Monday, August 10, 2009

Why Moldova isn't in the EU

Today's Jurnal de Chisinau contains some interesting revelations from two politicians who formed part of the Alliance for Democracy and Reform (ADR), a four-party centre-right grouping that governed Moldova in 1998. One of the parties was Iurie Rosca's Christian Democrats. In opposition to the ADR were the Communist Party of Vladimir Voronin and the Agrarian (Socialist) Party of the then President Petru Lucinschi. The government was headed by Ion Sturza, who is now a top executive within Dinu Patriciu's business empire.

Valeriu Matei and Valentin Dolganiuc have revealed that in 1998, the EU was asking (yes, asking!) Moldova to sign an association agreement (NB: still unsigned in 2009!), in preparation for accession to the EU alongside Romania and Bulgaria in 2007. The Sturza government made all the necessary preparations and requested Lucinschi as head of state, to sign the application to be submitted to the EU.

He refused. Instead, he used his influence to sack Sturza and replace him with a premier (Ion Ciubuc) who was 'docile and blackmailable'. At around the same time, Iurie Rosca pulled his party out of the alliance, leading to both its collapse and the eventual ascension of the communists to power three years later.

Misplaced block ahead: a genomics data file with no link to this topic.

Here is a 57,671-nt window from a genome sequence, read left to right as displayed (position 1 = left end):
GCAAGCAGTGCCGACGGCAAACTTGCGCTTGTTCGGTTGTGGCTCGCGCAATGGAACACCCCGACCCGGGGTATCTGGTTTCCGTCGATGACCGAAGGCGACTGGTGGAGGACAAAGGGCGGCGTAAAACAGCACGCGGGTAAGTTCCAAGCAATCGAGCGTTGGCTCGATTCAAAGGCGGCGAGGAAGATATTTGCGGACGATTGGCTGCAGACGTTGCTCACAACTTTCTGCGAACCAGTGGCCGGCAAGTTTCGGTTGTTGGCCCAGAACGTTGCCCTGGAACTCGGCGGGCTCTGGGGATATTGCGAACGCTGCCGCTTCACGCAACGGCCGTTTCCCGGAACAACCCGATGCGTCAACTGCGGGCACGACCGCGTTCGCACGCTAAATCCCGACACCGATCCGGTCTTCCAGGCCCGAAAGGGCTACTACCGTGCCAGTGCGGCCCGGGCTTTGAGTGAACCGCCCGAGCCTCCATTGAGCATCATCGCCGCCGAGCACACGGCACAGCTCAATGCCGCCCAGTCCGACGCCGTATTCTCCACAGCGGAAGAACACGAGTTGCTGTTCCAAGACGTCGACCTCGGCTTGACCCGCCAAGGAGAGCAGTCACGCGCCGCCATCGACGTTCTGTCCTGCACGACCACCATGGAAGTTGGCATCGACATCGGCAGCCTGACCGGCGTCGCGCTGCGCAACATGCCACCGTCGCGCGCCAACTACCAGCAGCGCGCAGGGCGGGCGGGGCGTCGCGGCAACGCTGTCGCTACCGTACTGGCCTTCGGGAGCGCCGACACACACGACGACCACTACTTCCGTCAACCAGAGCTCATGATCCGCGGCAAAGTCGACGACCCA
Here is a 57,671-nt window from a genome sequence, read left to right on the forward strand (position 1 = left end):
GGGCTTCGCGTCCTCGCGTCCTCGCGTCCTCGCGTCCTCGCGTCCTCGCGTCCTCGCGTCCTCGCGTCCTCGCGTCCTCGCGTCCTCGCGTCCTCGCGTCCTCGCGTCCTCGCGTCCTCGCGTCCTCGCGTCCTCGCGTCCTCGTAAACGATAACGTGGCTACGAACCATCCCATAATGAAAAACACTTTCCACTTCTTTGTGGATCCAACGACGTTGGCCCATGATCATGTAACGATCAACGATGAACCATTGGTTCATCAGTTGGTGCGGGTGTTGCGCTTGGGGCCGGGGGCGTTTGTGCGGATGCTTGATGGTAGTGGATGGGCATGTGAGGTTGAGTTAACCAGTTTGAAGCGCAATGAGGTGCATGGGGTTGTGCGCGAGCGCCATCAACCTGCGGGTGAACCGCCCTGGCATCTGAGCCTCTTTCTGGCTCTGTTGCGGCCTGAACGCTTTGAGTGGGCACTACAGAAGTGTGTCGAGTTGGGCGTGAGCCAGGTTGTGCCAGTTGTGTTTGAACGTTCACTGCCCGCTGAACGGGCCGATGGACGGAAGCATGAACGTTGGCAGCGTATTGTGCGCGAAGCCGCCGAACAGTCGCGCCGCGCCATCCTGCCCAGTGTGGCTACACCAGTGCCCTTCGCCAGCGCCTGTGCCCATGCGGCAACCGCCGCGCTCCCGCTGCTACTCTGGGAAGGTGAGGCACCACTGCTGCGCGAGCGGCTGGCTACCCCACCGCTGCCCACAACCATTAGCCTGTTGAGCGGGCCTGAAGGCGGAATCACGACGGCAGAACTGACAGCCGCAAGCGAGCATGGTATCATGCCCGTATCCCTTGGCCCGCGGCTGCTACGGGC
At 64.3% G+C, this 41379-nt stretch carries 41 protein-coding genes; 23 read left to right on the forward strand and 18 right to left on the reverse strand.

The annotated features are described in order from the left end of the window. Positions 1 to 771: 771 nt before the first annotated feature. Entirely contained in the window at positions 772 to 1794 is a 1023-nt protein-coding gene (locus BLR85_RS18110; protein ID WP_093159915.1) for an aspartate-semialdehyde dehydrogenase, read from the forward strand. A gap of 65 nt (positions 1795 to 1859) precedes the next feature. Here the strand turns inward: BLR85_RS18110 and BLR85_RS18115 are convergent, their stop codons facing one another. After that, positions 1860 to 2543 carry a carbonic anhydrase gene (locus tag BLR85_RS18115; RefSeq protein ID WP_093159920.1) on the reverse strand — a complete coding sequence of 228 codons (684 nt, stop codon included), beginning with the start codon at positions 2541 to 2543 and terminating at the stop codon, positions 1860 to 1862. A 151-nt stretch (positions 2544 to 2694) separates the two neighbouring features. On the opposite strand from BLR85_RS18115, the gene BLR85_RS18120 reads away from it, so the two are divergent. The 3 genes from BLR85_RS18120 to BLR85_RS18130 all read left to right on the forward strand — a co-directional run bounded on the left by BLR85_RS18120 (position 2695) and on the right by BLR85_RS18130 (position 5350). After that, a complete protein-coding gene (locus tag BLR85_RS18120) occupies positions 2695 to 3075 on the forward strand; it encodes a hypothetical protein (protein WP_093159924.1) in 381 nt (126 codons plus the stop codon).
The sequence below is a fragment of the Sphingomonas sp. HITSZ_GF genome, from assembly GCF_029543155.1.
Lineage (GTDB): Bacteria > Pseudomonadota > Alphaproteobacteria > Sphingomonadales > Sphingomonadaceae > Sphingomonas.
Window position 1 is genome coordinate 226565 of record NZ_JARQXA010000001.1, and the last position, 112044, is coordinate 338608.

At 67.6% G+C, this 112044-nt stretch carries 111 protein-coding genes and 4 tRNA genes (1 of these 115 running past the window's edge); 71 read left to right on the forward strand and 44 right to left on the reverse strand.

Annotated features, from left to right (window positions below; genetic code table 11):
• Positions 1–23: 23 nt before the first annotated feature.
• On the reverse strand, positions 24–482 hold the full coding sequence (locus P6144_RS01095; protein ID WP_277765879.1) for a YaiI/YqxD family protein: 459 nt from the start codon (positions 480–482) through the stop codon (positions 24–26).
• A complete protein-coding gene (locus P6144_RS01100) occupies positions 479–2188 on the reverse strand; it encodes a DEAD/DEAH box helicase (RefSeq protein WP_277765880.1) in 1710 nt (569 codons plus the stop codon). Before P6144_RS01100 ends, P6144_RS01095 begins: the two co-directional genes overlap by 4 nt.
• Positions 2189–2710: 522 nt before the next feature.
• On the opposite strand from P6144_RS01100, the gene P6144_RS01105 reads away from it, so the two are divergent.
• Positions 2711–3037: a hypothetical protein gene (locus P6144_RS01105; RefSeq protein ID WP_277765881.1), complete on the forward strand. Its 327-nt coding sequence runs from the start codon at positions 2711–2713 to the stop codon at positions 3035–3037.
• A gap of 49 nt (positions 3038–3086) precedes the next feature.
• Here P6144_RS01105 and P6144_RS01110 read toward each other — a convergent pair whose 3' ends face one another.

The two interviewees claim that Lucinschi and Rosca were acting in accordance with the instructions of Russia, whose strategy with respect to independent Moldova has been to keen the country unstable and out of the European Union.

1 comment:

  1. I forgot to introduce one little pearl from the orginal article, which had the German Ambassador walking out of a meeting with Iurie Rosca and commenting: "I don't know whose interests that man is representing, but it's not Romania's and it's not the European Union's!". Which goes to prove that at least one leading European had Rosca figured out as long ago as 1998...